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Texas To Do List: Catch yourself a largemouth bass

Mike Leggett, Commentary

Mike Leggett

With three-eighths ounce of titanium weight on its nose, my watermelon Yum Dinger worm wiggles a rapid descent through 25 feet of cold, gray-green water, clunking against a rock in the middle of an ancient submerged forest haunted by ancient, jut-jawed monsters with bulging eyes and distended bellies.

The space age electronics in Keith Combs' Ranger bass boat show the old trees still standing along a bend in what used to be the Arroyo Salinillas . The trees, which once grew lush green on a ledge above the creek, now appear in the gloom as grainy jagged teeth jutting up from the moonscape belly of Falcon International Reservoir.

We've come to this place along the Mexico border on a painfully cold and rainy, steel-gray day in search of the most prized trophy fish in North America. There are more than 100 major lakes in Texas. At nearly 84,000 acres, this bulge in the Rio Grande is one of the largest.

Largemouth bass live here, often in great numbers, and they flourish, occasionally growing to lunker and trophy sizes of 10, 12, even 15 pounds or more. They are down there among the army of trunks.

After two tiny bumps along the bottom, something hits my lure, the energy runs up the 25-pound line through the tip of the rod and down six and a half feet of graphite to the butt. It translates there to a "tunk" feel that could mean something or nothing and is both thrilling and ominous for the mystery of it.

An involuntary "Unnhh" escapes my lips, and I quickly lower the rod tip to the surface, sweeping a couple of revolutions with the reel handle to remove slack in the line and set the 5/0 hook on a big fish.

I hear young Combs behind me saying he told us so, and Killis LaGrone, my friend of nearly 50 years, adding, "Already? I haven't even cast." The bass does a heavy rollover 40 feet from the boat, then bores toward the forest below.

I've already taken control of the fight and, with a thumb on the spool for drag, keep her coming toward the boat and the net, which Combs slides beneath her.

"Six pounds," Combs reads off the digital scale.

"That's a good start," Combs says, "but we'll catch some a whole lot bigger." He leans over the side and slides her back into the water. She disappears back into the school of fish from which we hope Old Big will come.

Old Big is important because catching a big old Texas largemouth bass is on my Texas To Do List.

We are within site of Nuevo Guerrero on the Mexican side of the reservoir and miles from Falcon State Park where we launched. The dam that creates this reservoir is five miles across.

This is familiar territory. Fifteen years ago, I was fishing here with another friend, Jim Cox, who hooked but was unable to land the largest bass I've ever seen in the water.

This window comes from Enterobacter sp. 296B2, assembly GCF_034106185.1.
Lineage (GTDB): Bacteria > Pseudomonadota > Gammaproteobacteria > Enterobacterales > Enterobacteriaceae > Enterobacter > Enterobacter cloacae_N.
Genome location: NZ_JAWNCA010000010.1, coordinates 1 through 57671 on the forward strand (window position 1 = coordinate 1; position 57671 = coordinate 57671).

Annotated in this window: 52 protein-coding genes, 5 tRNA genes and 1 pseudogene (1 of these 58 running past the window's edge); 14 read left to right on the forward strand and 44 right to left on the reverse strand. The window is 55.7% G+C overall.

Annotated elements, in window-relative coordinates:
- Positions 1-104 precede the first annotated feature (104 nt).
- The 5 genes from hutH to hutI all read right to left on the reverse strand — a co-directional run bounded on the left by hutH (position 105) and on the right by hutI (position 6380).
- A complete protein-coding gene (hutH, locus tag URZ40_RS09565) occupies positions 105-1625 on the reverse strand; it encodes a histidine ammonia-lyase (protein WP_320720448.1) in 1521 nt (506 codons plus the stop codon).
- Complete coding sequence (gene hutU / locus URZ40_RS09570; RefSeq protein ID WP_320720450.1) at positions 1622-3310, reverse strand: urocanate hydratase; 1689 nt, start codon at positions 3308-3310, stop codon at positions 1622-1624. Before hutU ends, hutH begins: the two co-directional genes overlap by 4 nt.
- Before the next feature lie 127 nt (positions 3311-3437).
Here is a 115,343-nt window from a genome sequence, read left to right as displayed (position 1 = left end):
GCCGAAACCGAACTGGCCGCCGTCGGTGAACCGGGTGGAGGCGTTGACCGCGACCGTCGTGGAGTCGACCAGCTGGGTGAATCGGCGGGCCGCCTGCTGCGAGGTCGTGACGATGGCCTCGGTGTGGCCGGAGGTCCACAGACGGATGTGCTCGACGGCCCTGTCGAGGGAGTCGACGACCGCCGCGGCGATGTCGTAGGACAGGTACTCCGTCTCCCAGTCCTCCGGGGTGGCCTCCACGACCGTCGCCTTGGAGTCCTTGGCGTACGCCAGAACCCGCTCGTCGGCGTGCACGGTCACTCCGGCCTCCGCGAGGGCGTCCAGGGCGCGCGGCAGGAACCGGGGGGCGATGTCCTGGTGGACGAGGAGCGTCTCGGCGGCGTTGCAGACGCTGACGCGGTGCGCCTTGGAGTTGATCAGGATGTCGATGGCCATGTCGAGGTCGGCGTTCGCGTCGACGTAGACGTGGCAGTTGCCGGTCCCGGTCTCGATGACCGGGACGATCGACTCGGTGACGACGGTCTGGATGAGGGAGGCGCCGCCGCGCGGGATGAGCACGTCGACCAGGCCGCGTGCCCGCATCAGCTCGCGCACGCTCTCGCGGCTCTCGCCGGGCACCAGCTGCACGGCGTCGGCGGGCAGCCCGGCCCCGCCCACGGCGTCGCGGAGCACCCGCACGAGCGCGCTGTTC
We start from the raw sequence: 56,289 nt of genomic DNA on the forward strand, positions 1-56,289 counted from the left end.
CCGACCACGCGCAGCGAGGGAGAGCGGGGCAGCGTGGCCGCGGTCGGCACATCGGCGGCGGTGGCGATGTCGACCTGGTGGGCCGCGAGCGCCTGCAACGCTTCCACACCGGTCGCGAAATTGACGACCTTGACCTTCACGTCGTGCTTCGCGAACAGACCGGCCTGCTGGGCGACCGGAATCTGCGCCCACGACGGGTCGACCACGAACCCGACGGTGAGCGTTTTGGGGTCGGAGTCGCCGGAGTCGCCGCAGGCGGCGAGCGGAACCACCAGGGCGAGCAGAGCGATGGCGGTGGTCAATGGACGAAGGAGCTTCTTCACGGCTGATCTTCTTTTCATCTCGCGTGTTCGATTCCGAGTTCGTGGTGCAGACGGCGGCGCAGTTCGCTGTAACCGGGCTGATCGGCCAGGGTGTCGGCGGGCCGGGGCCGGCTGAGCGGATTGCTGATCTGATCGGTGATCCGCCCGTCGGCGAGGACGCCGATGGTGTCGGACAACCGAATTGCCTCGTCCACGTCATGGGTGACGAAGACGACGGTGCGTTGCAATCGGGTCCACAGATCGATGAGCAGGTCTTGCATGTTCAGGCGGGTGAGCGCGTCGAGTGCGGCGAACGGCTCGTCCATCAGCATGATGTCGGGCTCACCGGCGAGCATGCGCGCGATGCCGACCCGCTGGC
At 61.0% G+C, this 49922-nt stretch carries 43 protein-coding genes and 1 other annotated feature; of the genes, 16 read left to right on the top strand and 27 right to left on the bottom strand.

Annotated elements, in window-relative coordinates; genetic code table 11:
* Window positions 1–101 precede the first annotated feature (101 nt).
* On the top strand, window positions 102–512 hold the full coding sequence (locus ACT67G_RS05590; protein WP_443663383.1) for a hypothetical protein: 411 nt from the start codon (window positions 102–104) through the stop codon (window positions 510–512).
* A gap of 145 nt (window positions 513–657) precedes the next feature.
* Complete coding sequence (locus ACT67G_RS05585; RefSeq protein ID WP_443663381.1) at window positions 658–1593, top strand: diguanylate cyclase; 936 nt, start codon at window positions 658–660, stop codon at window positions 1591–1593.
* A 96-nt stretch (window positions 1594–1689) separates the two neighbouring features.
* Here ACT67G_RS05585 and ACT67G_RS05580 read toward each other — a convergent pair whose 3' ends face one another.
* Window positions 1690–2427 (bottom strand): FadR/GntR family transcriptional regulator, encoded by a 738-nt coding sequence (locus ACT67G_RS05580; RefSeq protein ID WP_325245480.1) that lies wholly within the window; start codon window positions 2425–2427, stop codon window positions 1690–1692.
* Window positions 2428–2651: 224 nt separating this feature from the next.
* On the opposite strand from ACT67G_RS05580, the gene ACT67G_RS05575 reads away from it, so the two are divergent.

When the old sow gave up and allowed herself to be pulled to the surface, Cox, who died from cancer only two years later, laid eyes on the old girl and did something completely out of character. He yanked wildly on the rod, literally ripping the lure out of the fish's mouth.

Only seconds from being netted, the bass flipped a three-inch pectoral fin, righted herself and exploded through the surface. "Legs, I just panicked when I saw how big she was," Cox explained.

Now we are sitting more than a mile out on the lake, watching the Mexican town through fog and mist and pecking rain as the boat see-saws up and down on two-foot waves.

We're here for big fish, mainly because Killis wants to catch one. "Why don't we go to Falcon?" he'd asked a couple of weeks before, shortly after he retired. "I've never caught a 10-pound bass. That's one of my retirement goals, and I think Falcon might be the place to do it."

Catching big bass is difficult and many anglers never get the chance. For assistance, I searched out Keith Combs, a professional angler and guide. Combs is 34, has 18 top 10 finishes in pro fishing tournaments and has won $285,000. I find him living on Amistad Reservoir, upriver near Del Rio. He guides part of the year on Falcon, and he has a day open in February.

"You're going to love this spot I've got," he had said. "We caught two 11-pounders there yesterday, and I've caught 24 over 10 pounds since Thanksgiving."

It sounded like guide hyperbole to me, which is a nice way of saying some guides will blow smoke up your snowsuit.

But within half an hour of the first cast on Falcon, we'd caught half a dozen fish from six to more than eight pounds.

And the count kept climbing — 10 fish and then 12, and then 15 fish, all over five pounds. Our five largest fish weighed an astounding 42 pounds, a spectacular day for anyone and a career day for me in public water.

But no Old Big. Where was Old Big? We focused our efforts on deep holes.

Finally, fishing almost exactly over the spot where Jim Cox had lost that giant bass, LaGrone hooks something heavy. She jumps once 30 feet from the boat and that gets Combs' attention. "That's a 10-pound bass," he says, grabbing a net and scrambling to the rear casting platform.

LaGrone is mumbling to himself, "Come on, big 'un. Come on."

Combs sweeps the net under the big female and puts her on the digital scale. Killis reads it out loud: "Ten-twelve.

"I can't believe I caught a 10-pound fish," he says. And then he releases her as we have done all the others.

I didn't catch a 10-pound fish that day, but I caught two over eight pounds and at least two more over seven. It was worth the trip to see Killis catch that bass, and be able to check off one of the things I think all Texans should do.

mleggett@statesman.com